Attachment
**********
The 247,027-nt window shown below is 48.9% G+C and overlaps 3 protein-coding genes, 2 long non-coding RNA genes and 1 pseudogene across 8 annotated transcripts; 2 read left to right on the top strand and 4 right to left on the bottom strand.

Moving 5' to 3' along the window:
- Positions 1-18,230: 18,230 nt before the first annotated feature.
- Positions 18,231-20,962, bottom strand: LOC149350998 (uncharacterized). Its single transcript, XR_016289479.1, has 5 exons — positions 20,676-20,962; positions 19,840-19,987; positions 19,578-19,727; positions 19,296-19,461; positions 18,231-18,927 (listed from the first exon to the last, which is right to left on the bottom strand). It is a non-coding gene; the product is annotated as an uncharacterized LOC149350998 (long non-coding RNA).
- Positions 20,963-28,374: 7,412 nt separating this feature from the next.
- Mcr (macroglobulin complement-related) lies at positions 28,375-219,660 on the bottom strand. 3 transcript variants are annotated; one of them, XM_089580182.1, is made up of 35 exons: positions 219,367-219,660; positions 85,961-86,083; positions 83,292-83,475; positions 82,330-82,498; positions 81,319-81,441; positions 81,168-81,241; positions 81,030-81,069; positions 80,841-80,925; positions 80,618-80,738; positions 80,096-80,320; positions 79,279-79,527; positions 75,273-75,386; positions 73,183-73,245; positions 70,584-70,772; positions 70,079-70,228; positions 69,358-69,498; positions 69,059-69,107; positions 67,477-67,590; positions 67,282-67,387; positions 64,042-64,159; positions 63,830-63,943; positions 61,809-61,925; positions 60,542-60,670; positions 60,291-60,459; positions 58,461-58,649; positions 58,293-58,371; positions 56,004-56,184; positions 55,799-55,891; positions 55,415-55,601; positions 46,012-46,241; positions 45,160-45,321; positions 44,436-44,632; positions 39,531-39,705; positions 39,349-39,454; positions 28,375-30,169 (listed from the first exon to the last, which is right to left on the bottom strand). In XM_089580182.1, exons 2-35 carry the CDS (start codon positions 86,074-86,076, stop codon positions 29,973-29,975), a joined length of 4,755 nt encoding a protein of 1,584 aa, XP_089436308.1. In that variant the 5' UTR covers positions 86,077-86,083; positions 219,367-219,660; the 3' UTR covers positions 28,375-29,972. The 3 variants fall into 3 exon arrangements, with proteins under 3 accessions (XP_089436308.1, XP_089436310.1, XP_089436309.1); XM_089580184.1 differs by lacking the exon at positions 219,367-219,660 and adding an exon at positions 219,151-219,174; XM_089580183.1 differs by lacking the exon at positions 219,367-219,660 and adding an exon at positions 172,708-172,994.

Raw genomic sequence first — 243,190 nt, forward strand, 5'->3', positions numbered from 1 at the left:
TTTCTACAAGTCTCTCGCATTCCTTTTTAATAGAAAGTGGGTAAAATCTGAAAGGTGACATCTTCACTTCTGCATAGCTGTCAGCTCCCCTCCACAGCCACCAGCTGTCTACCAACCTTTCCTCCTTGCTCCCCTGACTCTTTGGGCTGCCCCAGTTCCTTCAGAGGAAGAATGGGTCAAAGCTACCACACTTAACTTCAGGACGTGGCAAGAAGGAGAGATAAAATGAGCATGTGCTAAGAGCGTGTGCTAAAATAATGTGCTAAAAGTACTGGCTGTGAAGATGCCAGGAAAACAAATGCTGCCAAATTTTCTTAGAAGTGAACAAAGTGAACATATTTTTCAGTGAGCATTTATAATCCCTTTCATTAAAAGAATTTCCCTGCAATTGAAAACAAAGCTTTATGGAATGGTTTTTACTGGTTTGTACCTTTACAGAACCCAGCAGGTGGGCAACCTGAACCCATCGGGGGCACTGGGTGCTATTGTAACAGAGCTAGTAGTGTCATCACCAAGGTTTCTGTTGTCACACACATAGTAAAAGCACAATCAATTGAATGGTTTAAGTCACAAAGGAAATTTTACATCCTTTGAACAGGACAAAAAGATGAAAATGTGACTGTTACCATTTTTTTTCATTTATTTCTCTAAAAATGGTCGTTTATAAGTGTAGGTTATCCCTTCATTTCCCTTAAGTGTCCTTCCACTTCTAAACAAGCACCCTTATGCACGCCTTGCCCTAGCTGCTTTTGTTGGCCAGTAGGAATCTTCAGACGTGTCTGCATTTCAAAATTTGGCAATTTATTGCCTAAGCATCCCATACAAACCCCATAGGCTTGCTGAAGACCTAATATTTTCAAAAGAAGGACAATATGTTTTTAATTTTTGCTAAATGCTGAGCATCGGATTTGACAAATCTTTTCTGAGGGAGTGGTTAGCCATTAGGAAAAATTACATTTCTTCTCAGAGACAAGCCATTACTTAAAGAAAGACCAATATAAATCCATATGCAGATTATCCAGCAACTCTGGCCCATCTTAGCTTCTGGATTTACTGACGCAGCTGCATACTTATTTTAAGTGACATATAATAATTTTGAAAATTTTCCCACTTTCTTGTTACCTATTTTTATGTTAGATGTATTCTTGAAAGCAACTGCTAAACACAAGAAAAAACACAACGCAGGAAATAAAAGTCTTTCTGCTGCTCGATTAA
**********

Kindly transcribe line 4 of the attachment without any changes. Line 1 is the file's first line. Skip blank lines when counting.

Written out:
- Positions 18,231-20,962, bottom strand: LOC149350998 (uncharacterized). Its single transcript, XR_016289479.1, has 5 exons — positions 20,676-20,962; positions 19,840-19,987; positions 19,578-19,727; positions 19,296-19,461; positions 18,231-18,927 (listed from the first exon to the last, which is right to left on the bottom strand). It is a non-coding gene; the product is annotated as an uncharacterized LOC149350998 (long non-coding RNA).